A number of the major internet players are based here in Ireland: Google, Facebook, LinkedIn, Twitter, Dropbox, Amazon and eBay. Therefore you should start working on relationships with them now. They are local. This makes them easy to contact and start building contacts with. “It is useful to place Silicon Valley into your plan. Having an office there also helps”,  Charles stated. It’s important for investors to be able to engage with you. Having an office that’s located in close proximity to theirs allows them to see you in action. If you happen to have a small team in the US, that can really help a lot. It also shows commitment to the market.


An easy way to start building a relationship is through partnering; a number of big M & A deals happened as a result of this process over the last few years. It allows a partner to try before they buy. If the company sees the deal working they are more likely to invest heavily in it to make it happen and for it to grow faster. Remember, they are after scale.

Charles also warned tech start ups to be wary of the “I want to be bought and not sold” mantra.

Many technology acquirers are more reactive than proactive. Whilst they have a shopping list of targets to acquire, nothing happens without some form of external catalyst (i.e. the partnering business getting involved). Be proactive, to kickstart deals. Taking a proactive approach can increase the value of your deal.

Charles is the managing director of Pagemill Partners. They are investment bankers that specialise in mergers and acquisitions. If you want to contact him to learn more about Pagemill Partners, or want to sell your hi-tech company, he can be reached at the following details.

Pagemill Partners:

1950 University Avenue, Suite 400

East Palo Alto, California 94303

United States

Phone: +1 650 354 0000


The STAR Team

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May 28 2014

Criminal Lawyers

Do you know any criminal, criminal lawyers?

No. The above isn’t a typo.

Something I love about the English language is how pronunciation can change the context and meaning of a sentence. Last night I was watching Breaking Bad on DVD and caught a great line from Jesse Pinkman, one the protagonists in the series. When discussing lawyers, he turns to Walter White and says, “if you need a criminal lawyer, you should hire a CRIMINAL Lawyer – to make sure you get off”. Smart sentence… difficult to translate into other languages and keep the same humour and meaning because of its context.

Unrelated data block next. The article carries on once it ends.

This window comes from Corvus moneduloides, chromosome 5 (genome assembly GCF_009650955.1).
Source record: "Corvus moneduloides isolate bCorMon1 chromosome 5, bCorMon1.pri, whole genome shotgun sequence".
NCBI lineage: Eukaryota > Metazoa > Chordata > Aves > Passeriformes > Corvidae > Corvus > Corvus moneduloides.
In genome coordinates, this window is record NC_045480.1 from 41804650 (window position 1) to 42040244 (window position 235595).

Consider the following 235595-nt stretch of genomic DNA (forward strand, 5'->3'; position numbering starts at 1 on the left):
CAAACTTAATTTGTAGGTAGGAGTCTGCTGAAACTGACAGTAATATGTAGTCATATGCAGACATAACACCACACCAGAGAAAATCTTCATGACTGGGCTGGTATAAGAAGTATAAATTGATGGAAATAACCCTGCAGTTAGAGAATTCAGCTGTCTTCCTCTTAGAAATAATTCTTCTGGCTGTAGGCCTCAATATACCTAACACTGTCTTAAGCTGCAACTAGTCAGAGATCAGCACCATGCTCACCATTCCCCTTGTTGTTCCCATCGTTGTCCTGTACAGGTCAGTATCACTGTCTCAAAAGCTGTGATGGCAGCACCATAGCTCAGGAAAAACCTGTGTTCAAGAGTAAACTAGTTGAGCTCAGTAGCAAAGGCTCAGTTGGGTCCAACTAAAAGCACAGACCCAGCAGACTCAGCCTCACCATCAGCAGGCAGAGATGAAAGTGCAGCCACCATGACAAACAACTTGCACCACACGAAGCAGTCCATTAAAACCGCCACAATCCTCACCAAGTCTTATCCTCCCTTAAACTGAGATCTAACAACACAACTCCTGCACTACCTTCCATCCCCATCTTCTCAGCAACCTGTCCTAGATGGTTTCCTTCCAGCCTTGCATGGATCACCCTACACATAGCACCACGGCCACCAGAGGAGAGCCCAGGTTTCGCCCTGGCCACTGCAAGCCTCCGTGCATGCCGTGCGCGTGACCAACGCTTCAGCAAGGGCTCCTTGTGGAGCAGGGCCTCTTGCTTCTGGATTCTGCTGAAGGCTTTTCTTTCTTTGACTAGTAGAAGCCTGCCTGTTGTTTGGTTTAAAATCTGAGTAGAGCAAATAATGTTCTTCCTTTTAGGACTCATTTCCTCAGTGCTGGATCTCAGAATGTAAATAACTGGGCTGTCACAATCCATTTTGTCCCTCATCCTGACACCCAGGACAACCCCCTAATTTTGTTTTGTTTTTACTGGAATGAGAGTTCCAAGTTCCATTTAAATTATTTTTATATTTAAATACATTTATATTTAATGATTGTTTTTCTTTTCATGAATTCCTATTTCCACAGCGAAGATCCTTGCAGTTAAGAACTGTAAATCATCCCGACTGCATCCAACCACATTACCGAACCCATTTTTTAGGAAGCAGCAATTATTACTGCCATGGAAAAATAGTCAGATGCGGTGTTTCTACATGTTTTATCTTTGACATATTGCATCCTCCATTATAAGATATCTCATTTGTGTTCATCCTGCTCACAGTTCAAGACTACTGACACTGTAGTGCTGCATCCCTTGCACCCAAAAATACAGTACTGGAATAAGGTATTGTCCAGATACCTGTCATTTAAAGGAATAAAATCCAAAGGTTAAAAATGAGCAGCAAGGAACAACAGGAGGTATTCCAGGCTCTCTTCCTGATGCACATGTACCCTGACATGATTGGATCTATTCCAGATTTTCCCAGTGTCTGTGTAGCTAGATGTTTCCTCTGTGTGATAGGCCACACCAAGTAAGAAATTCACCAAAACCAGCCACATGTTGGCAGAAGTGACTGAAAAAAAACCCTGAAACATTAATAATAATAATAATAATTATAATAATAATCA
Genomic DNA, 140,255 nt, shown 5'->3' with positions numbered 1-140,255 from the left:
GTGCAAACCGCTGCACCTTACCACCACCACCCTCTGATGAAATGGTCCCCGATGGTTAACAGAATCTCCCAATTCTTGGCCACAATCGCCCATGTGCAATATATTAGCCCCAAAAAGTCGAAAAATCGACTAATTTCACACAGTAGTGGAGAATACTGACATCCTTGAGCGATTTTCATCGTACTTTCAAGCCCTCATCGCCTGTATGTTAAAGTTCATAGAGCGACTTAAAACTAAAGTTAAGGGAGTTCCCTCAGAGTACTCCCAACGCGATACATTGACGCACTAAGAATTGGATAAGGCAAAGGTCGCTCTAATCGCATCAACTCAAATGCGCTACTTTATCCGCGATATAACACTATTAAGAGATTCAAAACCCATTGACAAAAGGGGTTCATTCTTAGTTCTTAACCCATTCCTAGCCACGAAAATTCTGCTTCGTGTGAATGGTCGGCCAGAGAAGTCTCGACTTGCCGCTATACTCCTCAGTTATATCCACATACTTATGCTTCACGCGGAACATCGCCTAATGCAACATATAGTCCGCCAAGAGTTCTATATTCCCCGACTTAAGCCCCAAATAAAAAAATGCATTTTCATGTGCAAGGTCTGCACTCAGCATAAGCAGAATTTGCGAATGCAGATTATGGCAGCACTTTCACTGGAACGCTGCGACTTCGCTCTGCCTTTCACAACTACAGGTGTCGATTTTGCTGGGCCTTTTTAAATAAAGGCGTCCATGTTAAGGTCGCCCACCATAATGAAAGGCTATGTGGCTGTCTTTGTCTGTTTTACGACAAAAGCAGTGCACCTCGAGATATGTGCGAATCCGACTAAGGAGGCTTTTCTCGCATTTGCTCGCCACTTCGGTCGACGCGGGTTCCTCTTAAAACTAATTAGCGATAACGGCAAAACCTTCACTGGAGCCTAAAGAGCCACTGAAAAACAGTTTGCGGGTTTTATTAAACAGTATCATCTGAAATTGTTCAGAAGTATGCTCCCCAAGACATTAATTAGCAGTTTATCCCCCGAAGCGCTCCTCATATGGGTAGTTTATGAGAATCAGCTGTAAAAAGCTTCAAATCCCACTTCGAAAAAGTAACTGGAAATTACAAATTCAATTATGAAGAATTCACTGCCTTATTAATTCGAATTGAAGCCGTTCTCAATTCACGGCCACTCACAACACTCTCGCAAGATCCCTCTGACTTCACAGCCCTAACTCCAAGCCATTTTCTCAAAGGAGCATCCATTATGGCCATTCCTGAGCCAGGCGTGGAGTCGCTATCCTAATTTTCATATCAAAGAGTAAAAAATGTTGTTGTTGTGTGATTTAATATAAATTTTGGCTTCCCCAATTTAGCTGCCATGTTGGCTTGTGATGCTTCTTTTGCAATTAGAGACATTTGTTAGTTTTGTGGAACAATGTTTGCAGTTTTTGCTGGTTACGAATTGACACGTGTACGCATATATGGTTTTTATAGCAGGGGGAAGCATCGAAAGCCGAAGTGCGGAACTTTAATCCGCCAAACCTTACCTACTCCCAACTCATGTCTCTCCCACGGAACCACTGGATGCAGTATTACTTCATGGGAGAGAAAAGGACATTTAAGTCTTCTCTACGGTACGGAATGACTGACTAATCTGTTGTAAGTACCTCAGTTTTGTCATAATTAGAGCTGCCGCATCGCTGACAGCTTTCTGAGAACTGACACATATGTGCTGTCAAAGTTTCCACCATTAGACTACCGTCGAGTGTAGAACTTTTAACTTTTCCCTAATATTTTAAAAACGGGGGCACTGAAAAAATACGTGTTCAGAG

Context is so important in the English language and especially in translation. It’s one of the most difficult challenges for translators.

Have you ever come across any similar play on words?

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May 21 2014

And the nominees are…

Top Language Lovers 2014 competition

STAR Dublin has been recently nominated in two categories as part of the ‘Top 100 Language Lovers 2014′ competition. A competition hosted by the bab.la language portal and the Lexiophiles Language blog. We have been nominated for similar awards in the past. Nonetheless, we are thrilled to be nominated as always.

The first category is Language Professionals’ Blogs where we have been placed among thousands of participants. The second category in which we have also been nominated is Language Twitter account. This year’s [competition] is the seventh edition. The voting has already begun and you can cast your votes now.

We won’t get upset if you don’t vote for us!

Bab.la & Lexiophiles are looking for the best 100 language lovers; there are a total of five categories. They are:

  • Language learning blogs
  • Language professionals’ blogs
  • Language Twitter accounts
  • Language Facebook pages
  • Language YouTube channels

Out of these five social media categories, everybody can vote for their chosen “language lovers”. The voting phase starts from the 20th of May through the 9th of June 2014. Once all votes have been cast, the final tally consists of Lexiophiles’ ranking criteria (50%) and users’ votes (50%). The winners will be announced on the 12th of June 2014.